For those who follow the Claiming Liberty Facebook page, my review of the Power Pressure Cooker XL won’t surprise you at all. So far, it’s met or exceeded my expectations, so I thought I’d share my thoughts here on the blog.
I first heard about the Power Pressure Cooker XL over at The Survival Podcast. Initially, I thought, “I don’t need a pressure cooker. This isn’t relevant to me.” But when Jack started talking about using the device for canning, he had my attention.
What Is It?
The Power Pressure Cooker XL is a countertop slow cooker, pressure cooker, and pressure canner. It’s programmable with a time delay feature, so you can ensure that meals are hot and ready when your family is ready to eat. A computer controls the various cooking processes, so there’s no guess-work. You simply push a few buttons, secure the lid, and forget it until it’s done. It really couldn’t be easier!
I couldn’t wait to receive my Power Pressure Cooker XL from Amazon. So when it arrived at my home, I didn’t waste any time unpacking it and familiarizing myself with the appliance.
The device came in a sturdy box, and the packing foam was perfectly engineered to prevent damage during transport. All the accessories and documentation were packed inside the inner pot, so there weren’t loose bits inside the box to surprise me as I unpacked it.
I handed the paperwork to my daughter, and she started looking over the recipe book and canning guide that came with my Power Pressure Cooker XL. I started pulling plastic off the accessories. It came with a really cheap plastic ladle, a cheap plastic measuring cup, a “condensation cup”, and a “steam rack” that goes inside the pot above other food or steaming liquid so that you can cook vegetables without boiling them.
While the accessories seemed cheap and flimsy, the appliance itself seemed well made. I had no trouble removing and replacing the lid on the first try, and the controls seemed intuitive enough. I was pleasantly surprised to discover that the digital controls aren’t “soft touch” like those on a microwave oven. Each “button” has a tactile relief, so I didn’t have to enlist the help of my family to label controls with my Braille labeler.
Another pleasant surprise was the bright, large LED display. I can use the appliance without seeing the display because it beeps each time a button is pressed, but once I started cooking with my new toy, I liked the fact that I could look at it and see where it was in the cycle. Yeah, I have to get close to it to read it, but that’s better than all the other digital items in my kitchen that I can’t read at all no matter how close I get.
Pros and Cons?
Keep in mind that I ordered my Power Pressure Cooker XL about three weeks ago, so my experience is somewhat limited, but I still have lots of thoughts to share.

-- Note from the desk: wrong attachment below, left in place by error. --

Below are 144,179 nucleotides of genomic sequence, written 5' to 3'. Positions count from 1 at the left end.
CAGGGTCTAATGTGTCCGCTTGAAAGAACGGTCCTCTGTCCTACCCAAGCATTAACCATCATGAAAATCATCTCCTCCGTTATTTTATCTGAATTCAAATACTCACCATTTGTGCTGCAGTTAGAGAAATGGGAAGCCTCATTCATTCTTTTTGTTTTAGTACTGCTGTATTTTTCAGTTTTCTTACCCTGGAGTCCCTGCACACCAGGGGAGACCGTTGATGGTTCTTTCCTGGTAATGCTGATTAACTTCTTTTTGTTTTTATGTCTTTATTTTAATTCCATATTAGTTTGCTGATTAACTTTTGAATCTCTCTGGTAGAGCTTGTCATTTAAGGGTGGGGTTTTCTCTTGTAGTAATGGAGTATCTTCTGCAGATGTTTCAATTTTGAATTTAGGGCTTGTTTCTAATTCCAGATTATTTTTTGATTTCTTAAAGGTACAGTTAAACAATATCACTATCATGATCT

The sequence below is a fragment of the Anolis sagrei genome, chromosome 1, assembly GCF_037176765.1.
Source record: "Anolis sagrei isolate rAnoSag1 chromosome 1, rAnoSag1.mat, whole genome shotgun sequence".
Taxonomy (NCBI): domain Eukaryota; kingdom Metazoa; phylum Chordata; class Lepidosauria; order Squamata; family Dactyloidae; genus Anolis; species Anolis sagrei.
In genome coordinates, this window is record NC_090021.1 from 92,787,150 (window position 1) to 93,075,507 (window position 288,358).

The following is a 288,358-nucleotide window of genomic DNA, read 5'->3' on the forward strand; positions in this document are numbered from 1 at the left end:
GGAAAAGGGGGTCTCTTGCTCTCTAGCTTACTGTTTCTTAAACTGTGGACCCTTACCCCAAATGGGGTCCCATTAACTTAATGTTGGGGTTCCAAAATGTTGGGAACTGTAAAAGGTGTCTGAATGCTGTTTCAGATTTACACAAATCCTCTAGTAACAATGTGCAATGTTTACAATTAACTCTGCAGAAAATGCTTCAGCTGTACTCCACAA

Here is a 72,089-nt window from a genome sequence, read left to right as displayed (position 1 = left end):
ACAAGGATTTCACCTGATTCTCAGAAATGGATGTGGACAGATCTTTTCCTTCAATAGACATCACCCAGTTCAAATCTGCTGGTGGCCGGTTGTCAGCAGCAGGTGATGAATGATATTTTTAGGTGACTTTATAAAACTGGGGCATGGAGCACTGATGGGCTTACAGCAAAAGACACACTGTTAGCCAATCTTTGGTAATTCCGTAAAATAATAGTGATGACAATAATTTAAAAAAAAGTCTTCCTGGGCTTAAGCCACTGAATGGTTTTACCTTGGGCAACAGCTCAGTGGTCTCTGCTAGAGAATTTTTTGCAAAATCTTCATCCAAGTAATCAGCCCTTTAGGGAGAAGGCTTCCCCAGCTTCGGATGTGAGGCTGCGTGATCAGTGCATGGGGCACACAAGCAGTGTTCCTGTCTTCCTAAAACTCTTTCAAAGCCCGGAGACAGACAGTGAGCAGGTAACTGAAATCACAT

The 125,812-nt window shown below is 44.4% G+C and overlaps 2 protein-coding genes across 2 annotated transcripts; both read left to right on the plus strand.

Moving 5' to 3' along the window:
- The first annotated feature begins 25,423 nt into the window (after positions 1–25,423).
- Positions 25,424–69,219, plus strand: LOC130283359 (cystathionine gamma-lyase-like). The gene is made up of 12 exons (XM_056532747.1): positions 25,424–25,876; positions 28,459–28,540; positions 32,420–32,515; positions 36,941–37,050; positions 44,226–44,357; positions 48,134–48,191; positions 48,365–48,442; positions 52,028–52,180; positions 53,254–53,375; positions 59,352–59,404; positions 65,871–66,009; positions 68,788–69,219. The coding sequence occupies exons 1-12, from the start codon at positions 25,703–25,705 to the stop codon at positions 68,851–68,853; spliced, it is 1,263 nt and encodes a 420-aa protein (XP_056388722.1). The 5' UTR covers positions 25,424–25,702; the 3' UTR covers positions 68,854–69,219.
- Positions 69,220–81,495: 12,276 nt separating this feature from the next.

- Features — The appliance can serve as a pressure cooker, a slow cooker, and a canner for both high AND low acid foods. It has a sear function that allows the user to sear meats or saute veggies before cooking your dish, and the unit automatically switches to “keep warm” once the meal is done. (I really like that because I can get distracted sometimes, and with that feature, I don’t have to worry about things getting cold.)
- Convenience — It’s an excellent multitasker. Because of that, I don’t mind leaving the unit on my countertop so that it’s ready to go whenever I want to use it. The inner pot is also easy to clean, and I can control the unit with only a few button presses. There aren’t any complicated menus or labels; the controls are intuitive.
- Accessibility — I’m certain that the engineers didn’t design the Power Pressure Cooker XL with accessibility in mind, but they succeeded brilliantly! I bought the device hoping that I’d be able to can without sighted assistance (among other things), but I expected to have to jump through some hoops to make that happen. With this appliance though, all I had to do was memorize the locations of all the buttons. I didn’t have to create special labels so I’d know where to press on the control panel, and I don’t have to wonder if my key presses were registered because the machine beeps each time I press one of the buttons. I’ve really enjoyed the independence that the Power Pressure Cooker XL has given me.
- Safety — Because the unit is a pressure cooker, there are lots of safety features built into the device, and you don’t need a degree to take advantage of them. When I’m using the unit, I don’t worry about those horror stories that many folks my age have heard about the pressure cooker that blew its top and put a hole in the kitchen ceiling. This unit is very safe.
- Size — I wish the unit were larger. I cook for a large family, and I have to think carefully about the meals that I choose for the Power Pressure Cooker XL. Also, as a canner, it’ll only hold 4 quart jars, so I won’t be using it for any substantial canning.
- Inner Pot Design — While the inner pot is easy to clean, it moves freely inside the appliance. I’ve found that while serving food from it, I need to grab an oven mit to steady the pot as I serve. If I don’t steady it, attempts to serve food cause the pot to spin inside the unit, and I have trouble retrieving and plating food.
Overall, I’m glad I purchased the Power Pressure Cooker XL. I’m certain that my family will enjoy a wide variety of foods prepared with this efficient multitasker, and I know I’ll be posting more projects that I’ve dreamed up using this handy kitchen appliance.
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